Jun 5, 2018

The big picture: Why the U.S. wants OPEC to pump more oil

Drilling, oil wells in southern Kuwait along the Saudi border. Photo: Dominique BERBAIN / Gamma-Rapho via Getty Images

The U.S. government has asked Saudi Arabia and other OPEC countries to increase oil production, according to Bloomberg.

Why it's happening: The Trump administration is likely reacting to the fact that gasoline prices just spiked to their highest level in the U.S. in more than three years and they are likely concerned about potential political backlash, Axios' Amy Harder notes.

Why the prices might be spiking in the first place: The U.S. announced it would be withdrawing from the Iran nuclear deal, which is curtailing crude supplies and which is likely driving the U.S. request. It highlights the delicate politics of the White House moves to punish Iran's energy sector with renewed sanctions, Axios’ Ben Geman notes.

Don't forget:

  • Venezuela. Venezuelan output has been declining due to instability and an economic crisis there, driving prices up.
  • OPEC has been operating under an oil cut production agreement, which has been affecting prices, too. OPEC will have a chance to review this agreement later this month.

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The cracks in Trump’s GOP shield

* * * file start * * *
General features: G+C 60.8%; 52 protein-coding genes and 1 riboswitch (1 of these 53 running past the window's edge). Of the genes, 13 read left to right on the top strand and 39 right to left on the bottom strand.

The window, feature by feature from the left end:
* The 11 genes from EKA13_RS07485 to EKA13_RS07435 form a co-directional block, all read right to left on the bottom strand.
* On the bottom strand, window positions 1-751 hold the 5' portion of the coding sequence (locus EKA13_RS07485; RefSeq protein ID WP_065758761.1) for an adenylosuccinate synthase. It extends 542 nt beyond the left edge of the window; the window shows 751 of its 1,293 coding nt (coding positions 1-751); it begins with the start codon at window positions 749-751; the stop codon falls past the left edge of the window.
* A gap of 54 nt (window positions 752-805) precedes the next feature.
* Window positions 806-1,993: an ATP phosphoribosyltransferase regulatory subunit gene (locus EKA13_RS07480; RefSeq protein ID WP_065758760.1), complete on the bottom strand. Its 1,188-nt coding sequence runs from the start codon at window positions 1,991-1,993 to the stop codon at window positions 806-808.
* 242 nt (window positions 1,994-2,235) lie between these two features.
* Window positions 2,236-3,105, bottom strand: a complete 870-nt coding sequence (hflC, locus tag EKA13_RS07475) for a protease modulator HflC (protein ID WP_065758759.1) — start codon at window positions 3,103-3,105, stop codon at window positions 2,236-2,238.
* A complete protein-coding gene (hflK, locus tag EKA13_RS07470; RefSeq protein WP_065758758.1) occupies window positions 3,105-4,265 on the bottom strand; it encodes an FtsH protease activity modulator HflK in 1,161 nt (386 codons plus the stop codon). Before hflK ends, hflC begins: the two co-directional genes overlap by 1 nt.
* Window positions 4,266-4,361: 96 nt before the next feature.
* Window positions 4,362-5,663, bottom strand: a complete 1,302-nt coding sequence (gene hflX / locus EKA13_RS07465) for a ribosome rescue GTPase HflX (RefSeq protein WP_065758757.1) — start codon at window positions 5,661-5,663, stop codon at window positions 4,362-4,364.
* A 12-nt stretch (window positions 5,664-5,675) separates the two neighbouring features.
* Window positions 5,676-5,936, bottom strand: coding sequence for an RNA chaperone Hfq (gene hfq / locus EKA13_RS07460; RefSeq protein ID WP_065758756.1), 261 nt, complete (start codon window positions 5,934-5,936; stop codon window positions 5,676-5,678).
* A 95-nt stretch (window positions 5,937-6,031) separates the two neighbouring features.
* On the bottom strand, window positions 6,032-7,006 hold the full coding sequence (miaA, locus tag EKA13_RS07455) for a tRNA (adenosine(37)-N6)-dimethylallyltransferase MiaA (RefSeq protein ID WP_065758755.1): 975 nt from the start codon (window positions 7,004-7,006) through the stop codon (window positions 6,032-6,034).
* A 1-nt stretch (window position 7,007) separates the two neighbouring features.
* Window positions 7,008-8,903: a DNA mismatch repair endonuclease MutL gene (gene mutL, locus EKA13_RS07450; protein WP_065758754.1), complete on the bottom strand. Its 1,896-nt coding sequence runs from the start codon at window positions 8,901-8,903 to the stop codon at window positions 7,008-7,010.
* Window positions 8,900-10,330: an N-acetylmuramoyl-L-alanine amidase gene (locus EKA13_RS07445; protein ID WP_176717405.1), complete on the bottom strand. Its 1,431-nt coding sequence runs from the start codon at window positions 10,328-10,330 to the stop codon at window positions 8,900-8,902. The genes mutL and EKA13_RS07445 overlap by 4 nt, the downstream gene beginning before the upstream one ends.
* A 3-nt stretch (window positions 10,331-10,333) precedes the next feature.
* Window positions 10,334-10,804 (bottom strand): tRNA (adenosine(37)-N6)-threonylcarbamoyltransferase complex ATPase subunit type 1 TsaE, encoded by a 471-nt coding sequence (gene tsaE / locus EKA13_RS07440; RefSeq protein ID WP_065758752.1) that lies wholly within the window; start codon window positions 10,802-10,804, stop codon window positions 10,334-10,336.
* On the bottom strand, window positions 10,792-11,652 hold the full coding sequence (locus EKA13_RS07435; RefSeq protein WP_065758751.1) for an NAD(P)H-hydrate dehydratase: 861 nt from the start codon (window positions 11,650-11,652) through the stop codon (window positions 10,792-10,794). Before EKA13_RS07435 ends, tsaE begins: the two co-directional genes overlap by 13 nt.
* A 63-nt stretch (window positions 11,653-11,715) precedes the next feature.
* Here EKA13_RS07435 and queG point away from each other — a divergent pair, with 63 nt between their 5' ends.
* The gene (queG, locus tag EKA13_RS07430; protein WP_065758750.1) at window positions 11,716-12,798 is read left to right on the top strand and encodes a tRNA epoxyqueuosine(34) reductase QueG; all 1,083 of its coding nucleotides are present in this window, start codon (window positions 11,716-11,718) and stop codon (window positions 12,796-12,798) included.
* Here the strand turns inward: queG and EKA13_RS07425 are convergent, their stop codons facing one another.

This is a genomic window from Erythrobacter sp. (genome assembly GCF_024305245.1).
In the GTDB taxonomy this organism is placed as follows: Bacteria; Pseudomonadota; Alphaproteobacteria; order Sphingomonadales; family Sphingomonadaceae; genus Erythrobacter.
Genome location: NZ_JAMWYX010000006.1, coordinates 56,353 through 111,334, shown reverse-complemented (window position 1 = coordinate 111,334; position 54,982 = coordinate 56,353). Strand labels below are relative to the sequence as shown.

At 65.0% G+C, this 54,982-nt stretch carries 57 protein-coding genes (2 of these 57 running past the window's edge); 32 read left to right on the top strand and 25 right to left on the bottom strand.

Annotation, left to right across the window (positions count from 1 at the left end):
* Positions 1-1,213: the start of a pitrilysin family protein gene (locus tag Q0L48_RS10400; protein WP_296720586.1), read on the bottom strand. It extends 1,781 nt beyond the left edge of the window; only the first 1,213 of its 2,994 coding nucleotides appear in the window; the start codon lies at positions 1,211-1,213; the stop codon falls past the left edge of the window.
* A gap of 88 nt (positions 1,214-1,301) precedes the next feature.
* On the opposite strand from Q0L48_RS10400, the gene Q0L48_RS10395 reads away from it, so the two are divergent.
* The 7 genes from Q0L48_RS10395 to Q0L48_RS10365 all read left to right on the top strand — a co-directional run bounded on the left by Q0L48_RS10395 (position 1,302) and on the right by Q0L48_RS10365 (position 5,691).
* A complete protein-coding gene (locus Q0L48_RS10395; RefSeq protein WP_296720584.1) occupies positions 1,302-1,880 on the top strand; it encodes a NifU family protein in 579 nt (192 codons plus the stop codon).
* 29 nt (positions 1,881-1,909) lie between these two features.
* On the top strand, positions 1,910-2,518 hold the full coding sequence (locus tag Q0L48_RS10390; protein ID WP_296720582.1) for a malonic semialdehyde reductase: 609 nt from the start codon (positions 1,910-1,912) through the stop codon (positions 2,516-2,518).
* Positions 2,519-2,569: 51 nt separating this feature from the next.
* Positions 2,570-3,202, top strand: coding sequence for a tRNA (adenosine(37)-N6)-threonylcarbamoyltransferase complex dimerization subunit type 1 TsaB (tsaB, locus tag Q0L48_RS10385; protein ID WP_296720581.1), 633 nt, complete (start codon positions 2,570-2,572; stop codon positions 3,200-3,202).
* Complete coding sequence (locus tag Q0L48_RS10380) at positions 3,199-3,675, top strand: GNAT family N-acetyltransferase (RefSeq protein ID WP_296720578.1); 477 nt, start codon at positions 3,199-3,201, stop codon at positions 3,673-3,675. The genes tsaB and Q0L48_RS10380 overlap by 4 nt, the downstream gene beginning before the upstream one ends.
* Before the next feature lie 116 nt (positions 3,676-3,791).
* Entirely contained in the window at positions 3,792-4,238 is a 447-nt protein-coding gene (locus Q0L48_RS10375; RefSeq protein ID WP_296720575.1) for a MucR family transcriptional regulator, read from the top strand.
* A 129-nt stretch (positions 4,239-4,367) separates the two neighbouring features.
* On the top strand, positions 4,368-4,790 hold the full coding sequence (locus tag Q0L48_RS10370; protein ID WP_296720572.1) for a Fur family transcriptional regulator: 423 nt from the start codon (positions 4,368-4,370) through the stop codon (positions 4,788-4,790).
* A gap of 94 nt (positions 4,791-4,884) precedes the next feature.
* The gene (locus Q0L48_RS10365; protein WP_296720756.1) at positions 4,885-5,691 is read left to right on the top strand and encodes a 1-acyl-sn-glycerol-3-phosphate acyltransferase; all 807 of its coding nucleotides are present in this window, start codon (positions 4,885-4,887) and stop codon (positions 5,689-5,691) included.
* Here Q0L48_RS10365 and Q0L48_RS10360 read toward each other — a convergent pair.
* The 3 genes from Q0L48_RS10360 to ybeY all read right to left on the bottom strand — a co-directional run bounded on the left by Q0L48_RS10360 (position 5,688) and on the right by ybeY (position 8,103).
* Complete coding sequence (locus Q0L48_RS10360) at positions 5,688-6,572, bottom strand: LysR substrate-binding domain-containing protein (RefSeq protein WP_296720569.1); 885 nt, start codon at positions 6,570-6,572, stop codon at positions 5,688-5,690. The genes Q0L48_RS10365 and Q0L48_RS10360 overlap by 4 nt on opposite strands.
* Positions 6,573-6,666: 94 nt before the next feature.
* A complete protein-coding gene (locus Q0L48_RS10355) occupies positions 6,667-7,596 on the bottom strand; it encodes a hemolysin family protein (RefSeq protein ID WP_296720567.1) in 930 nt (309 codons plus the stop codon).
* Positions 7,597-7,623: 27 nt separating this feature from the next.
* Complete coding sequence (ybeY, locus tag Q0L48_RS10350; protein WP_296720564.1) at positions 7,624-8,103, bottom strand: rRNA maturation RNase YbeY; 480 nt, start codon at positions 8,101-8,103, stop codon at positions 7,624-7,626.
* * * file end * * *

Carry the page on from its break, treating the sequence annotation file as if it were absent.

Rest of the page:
Photo Illustration: Sarah Grillo/Axios. Photo: Doug Mills-Pool/Getty Images

President Trump’s mockery of coronavirus masks, his false claims about the dangers of voting by mail and his insinuations that a cable TV nemesis was involved in a murder are testing more high-profile Republicans' willingness to look the other way.

The big picture: Republicans learned a long time ago how dangerous it is to alienate Trump’s base — which is why any hint of disagreement, even a whisper, is so remarkable when it happens.

Updated 2 hours ago - Politics & Policy

U.S. cities crack down on protesters

The scene near the 5th police precinct during a demonstration calling for justice for George Floyd in Minneapolis on Saturday. Photo: Kerem Yucel/AFP via Getty Images

Major U.S. cities have implemented curfews and called on National Guard to mobilize as thousands of demonstrators gather across the nation to continue protesting the death of George Floyd.

The state of play: Hundreds have already been arrested as tensions continue to rise between protesters and local governments. Protesters are setting police cars on fire as freeways remain blocked and windows are shattered, per the Washington Post. Law enforcement officials are using tear gas and rubber bullets to try to disperse crowds and send protesters home.

Updated 2 hours ago - Politics & Policy

George Floyd protests: What you need to know

Photo: David Dee Delgado/Getty Images

Clashes erupted between law enforcement and protesters in several major U.S. cities Saturday night as demonstrations over the death of George Floyd and other police-related killings of black men spread across the country.

The big picture: Floyd's death in Minneapolis police custody is the latest reminder of the disparities between black and white communities in the U.S. and comes as African Americans grapple with higher death rates from the coronavirus and higher unemployment from trying to stem its spread.